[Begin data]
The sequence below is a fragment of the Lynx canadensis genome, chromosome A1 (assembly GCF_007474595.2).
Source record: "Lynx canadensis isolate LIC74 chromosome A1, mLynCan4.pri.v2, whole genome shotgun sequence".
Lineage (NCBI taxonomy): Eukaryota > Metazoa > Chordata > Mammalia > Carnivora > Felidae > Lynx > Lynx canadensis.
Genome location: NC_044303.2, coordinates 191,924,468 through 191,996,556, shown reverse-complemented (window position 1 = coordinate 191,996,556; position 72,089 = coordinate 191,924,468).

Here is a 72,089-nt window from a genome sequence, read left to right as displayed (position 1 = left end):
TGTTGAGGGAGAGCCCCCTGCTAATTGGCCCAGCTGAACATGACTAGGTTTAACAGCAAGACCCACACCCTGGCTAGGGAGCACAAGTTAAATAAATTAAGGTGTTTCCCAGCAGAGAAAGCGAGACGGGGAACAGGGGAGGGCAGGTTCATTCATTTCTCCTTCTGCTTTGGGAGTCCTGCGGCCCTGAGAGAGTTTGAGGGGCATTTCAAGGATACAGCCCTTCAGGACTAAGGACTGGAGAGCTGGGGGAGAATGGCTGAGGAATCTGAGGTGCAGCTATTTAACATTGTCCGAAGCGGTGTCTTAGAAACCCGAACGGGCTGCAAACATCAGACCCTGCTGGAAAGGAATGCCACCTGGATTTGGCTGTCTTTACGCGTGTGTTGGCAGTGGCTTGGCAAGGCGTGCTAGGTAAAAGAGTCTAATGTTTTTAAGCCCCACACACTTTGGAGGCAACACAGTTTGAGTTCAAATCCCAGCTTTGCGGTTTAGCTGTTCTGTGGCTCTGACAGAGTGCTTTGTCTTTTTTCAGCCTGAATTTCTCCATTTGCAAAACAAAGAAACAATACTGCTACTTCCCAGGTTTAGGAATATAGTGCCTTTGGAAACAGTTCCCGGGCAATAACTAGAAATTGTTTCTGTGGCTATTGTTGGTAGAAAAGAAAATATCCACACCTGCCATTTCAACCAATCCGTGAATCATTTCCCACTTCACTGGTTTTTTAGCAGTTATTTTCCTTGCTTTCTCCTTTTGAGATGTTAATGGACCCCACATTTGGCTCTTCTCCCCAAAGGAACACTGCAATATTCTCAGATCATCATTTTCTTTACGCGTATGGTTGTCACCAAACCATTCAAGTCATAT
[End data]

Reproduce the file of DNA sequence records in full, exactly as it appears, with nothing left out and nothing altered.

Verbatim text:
The sequence below is a fragment of the Lynx canadensis genome, chromosome A1 (assembly GCF_007474595.2).
Source record: "Lynx canadensis isolate LIC74 chromosome A1, mLynCan4.pri.v2, whole genome shotgun sequence".
Lineage (NCBI taxonomy): Eukaryota > Metazoa > Chordata > Mammalia > Carnivora > Felidae > Lynx > Lynx canadensis.
Genome location: NC_044303.2, coordinates 191,924,468 through 191,996,556, shown reverse-complemented (window position 1 = coordinate 191,996,556; position 72,089 = coordinate 191,924,468).

Here is a 72,089-nt window from a genome sequence, read left to right as displayed (position 1 = left end):
TGTTGAGGGAGAGCCCCCTGCTAATTGGCCCAGCTGAACATGACTAGGTTTAACAGCAAGACCCACACCCTGGCTAGGGAGCACAAGTTAAATAAATTAAGGTGTTTCCCAGCAGAGAAAGCGAGACGGGGAACAGGGGAGGGCAGGTTCATTCATTTCTCCTTCTGCTTTGGGAGTCCTGCGGCCCTGAGAGAGTTTGAGGGGCATTTCAAGGATACAGCCCTTCAGGACTAAGGACTGGAGAGCTGGGGGAGAATGGCTGAGGAATCTGAGGTGCAGCTATTTAACATTGTCCGAAGCGGTGTCTTAGAAACCCGAACGGGCTGCAAACATCAGACCCTGCTGGAAAGGAATGCCACCTGGATTTGGCTGTCTTTACGCGTGTGTTGGCAGTGGCTTGGCAAGGCGTGCTAGGTAAAAGAGTCTAATGTTTTTAAGCCCCACACACTTTGGAGGCAACACAGTTTGAGTTCAAATCCCAGCTTTGCGGTTTAGCTGTTCTGTGGCTCTGACAGAGTGCTTTGTCTTTTTTCAGCCTGAATTTCTCCATTTGCAAAACAAAGAAACAATACTGCTACTTCCCAGGTTTAGGAATATAGTGCCTTTGGAAACAGTTCCCGGGCAATAACTAGAAATTGTTTCTGTGGCTATTGTTGGTAGAAAAGAAAATATCCACACCTGCCATTTCAACCAATCCGTGAATCATTTCCCACTTCACTGGTTTTTTAGCAGTTATTTTCCTTGCTTTCTCCTTTTGAGATGTTAATGGACCCCACATTTGGCTCTTCTCCCCAAAGGAACACTGCAATATTCTCAGATCATCATTTTCTTTACGCGTATGGTTGTCACCAAACCATTCAAGTCATAT